While a keto diet may have health benefits, it has to be implemented the right way to reap those rewards. This should include plenty of fiber, whole foods, healthy fats and lean protein. Here are just some of the important keto-friendly foods to include in your diet to see the biggest benefit.

  • Avocados for their heart-healthy fats
  • Raspberries for their low-carb, high fiber, antioxidant rich content
  • Olive oil for its high polyphenol antioxidants to help reduce inflammation
  • Cruciferous vegetables for gut-healthy fiber, plus compounds that support detoxification
  • Bone broth for glutamine which can repair leaky gut, as well as glycine which reduces anxiety and aids in relaxation

Getting the Most out of a Low-Carb & Keto Diet

While more research is needed, there is a clear potential for low carb and keto diets to play a role in improving mental health disorders like anxiety. Many of the anxiety-fighting benefits of a keto diet hinge on it containing enough fiber and nutrients, which can sometimes be lacking with the elimination of carbohydrates. A keto diet that prioritizes healthy fat sources, high quality protein, and includes lots of fiber rich low carb fruits and veggies is key.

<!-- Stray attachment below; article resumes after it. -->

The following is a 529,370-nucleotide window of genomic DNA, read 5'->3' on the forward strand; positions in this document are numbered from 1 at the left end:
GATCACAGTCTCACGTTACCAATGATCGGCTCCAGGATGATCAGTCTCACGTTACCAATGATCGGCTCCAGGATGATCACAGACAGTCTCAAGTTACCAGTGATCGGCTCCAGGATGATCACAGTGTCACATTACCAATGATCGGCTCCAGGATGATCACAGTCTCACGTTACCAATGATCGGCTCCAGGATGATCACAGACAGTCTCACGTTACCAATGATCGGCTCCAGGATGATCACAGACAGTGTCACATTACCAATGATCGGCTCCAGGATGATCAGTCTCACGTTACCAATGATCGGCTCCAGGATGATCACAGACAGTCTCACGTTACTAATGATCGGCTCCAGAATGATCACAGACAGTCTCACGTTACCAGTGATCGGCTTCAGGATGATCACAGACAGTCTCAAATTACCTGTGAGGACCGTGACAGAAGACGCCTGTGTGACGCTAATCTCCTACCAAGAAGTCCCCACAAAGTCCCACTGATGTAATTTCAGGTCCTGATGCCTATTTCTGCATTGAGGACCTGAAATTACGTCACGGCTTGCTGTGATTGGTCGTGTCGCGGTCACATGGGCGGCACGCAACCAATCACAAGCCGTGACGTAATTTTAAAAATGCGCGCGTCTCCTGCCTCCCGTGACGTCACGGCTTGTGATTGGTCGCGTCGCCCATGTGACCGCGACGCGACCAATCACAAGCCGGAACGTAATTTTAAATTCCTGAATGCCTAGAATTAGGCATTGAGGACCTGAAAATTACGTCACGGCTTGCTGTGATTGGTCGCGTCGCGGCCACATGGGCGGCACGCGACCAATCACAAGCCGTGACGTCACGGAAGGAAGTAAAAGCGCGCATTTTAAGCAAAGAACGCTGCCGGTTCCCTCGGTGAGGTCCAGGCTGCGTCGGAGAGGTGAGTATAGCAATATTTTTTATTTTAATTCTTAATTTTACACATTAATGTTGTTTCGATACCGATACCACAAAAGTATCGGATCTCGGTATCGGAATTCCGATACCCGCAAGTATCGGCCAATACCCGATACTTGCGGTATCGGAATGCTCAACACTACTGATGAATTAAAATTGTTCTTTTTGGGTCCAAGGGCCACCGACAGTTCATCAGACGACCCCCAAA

It’s important to talk to your doctor before beginning any new diet program to see if a keto or low-carb diet is right for you. With careful planning, a low carb or keto diet may be a powerful tool in the treatment and management of anxiety.


1. World Health Organization (WHO). Anxiety Disorders.

2. Mental Health Foundation. The Cost of Diagnosed Mental Health Conditions: Statistics

3. American Psychological Association. Anxiety.

4. Masood,W. Et al. NIH. Ketogenic Diet.

5. Crosby, L. et al. National Library of Medicine. Ketogenic Diets and Chronic DIsease: Weighing the benefits against the risks

6. Dietch, D. et al. Efficacy of low carbohydrate and ketogenic diets in treating mood disorders and anxiety: systematic review and implications for clinical practice.

7.Mikstas, C.  Keto Diet: How it Relates to Depression

8. Kumar, A. Gut Microbiota in Anxiety and Depression: Unveiling the Relationships and Management Options.

9. Daniels, T. et al. Stress and Psychiatric Disorders: The Role of Mitochondria.

10. Imaging the Role of Inflammation in Mood and Anxiety Related Disorders.